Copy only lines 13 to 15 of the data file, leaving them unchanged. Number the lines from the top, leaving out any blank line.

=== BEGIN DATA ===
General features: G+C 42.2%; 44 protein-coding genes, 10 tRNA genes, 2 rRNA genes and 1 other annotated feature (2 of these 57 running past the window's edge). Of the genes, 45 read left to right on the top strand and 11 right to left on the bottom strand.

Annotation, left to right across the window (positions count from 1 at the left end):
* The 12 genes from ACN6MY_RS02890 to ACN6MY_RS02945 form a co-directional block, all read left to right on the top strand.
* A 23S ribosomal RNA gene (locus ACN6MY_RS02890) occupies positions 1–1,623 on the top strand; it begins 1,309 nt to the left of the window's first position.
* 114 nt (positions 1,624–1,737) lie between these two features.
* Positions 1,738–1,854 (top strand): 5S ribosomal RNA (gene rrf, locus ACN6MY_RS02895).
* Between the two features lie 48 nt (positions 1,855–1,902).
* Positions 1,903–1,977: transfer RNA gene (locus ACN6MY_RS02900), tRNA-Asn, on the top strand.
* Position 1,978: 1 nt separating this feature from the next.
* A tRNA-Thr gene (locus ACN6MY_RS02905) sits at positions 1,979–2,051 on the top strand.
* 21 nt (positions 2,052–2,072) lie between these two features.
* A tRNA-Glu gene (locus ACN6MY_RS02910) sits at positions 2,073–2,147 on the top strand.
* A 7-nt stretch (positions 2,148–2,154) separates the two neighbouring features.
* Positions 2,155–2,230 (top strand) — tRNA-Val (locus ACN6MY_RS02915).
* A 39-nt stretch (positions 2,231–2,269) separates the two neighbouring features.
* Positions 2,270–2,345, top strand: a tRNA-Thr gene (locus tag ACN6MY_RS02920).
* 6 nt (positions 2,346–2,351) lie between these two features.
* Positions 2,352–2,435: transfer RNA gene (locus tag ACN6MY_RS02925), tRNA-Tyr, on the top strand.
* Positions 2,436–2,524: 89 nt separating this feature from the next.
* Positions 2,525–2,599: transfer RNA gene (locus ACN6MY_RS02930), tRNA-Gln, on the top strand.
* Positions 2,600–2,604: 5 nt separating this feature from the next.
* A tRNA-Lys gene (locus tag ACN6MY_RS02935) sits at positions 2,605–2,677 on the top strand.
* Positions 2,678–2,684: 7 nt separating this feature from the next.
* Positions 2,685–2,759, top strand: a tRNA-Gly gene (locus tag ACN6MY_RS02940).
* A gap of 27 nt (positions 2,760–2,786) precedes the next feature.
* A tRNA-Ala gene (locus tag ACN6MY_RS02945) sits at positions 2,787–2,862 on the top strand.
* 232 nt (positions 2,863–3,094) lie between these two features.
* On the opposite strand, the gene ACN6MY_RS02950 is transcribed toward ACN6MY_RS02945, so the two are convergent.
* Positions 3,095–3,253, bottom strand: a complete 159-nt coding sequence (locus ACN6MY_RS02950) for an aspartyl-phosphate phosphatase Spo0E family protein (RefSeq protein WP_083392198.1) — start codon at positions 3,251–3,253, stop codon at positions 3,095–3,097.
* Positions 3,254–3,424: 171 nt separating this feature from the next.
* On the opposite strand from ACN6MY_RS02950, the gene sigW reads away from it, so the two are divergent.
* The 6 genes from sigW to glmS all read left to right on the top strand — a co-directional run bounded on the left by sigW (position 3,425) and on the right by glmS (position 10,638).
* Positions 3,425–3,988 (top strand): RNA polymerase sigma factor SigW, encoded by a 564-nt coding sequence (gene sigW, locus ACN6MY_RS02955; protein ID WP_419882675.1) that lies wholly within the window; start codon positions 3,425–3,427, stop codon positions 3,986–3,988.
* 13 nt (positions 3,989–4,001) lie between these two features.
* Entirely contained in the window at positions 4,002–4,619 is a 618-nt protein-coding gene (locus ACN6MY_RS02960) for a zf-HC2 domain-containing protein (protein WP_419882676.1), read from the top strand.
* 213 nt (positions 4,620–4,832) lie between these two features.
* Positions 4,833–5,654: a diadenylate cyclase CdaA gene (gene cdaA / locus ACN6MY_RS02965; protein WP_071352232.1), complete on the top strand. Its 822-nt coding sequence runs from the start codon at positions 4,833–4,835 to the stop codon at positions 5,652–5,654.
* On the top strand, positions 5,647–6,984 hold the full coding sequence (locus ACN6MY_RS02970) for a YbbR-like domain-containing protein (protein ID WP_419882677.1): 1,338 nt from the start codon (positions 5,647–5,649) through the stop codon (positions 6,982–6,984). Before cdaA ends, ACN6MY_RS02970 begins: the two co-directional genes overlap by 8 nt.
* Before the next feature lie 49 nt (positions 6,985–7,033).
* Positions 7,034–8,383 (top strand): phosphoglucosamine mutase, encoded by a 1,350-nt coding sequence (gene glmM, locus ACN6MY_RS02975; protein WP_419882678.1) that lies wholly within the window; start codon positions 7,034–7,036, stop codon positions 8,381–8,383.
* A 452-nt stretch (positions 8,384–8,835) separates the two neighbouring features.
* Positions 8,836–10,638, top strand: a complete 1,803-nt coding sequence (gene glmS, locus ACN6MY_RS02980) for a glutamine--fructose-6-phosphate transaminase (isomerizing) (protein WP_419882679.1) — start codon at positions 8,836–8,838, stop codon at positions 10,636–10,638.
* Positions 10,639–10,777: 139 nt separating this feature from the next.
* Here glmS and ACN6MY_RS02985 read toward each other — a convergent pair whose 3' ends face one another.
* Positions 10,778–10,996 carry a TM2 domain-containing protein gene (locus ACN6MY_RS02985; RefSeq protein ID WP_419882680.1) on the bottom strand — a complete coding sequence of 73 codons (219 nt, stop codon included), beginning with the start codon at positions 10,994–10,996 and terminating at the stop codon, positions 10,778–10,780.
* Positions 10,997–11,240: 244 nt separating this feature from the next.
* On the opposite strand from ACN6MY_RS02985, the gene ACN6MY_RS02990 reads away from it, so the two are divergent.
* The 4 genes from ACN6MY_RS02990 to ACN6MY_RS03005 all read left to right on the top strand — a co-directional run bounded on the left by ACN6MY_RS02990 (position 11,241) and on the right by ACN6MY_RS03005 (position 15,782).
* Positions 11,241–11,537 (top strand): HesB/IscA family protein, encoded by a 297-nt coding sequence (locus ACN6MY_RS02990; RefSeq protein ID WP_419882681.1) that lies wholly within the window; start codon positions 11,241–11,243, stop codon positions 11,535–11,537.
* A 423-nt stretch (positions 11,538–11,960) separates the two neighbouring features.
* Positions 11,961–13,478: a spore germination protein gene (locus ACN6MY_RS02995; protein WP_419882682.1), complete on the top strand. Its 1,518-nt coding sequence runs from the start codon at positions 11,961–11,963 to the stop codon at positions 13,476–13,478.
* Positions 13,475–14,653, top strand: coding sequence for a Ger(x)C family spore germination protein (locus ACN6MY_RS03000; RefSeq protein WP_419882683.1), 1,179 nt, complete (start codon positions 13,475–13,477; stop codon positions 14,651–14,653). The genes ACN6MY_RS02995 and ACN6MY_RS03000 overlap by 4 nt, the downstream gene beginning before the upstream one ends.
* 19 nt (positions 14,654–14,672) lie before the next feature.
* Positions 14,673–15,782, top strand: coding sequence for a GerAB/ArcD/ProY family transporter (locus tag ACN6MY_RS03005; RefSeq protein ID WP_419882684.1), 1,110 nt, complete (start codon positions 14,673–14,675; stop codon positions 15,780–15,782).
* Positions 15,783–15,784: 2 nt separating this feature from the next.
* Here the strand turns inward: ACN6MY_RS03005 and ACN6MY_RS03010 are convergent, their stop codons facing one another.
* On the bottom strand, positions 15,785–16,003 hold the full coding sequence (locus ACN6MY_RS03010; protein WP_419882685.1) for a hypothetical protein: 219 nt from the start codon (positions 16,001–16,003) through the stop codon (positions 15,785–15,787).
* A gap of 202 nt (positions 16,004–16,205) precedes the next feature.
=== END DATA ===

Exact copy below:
* A 7-nt stretch (positions 2,148–2,154) separates the two neighbouring features.
* Positions 2,155–2,230 (top strand) — tRNA-Val (locus ACN6MY_RS02915).
* A 39-nt stretch (positions 2,231–2,269) separates the two neighbouring features.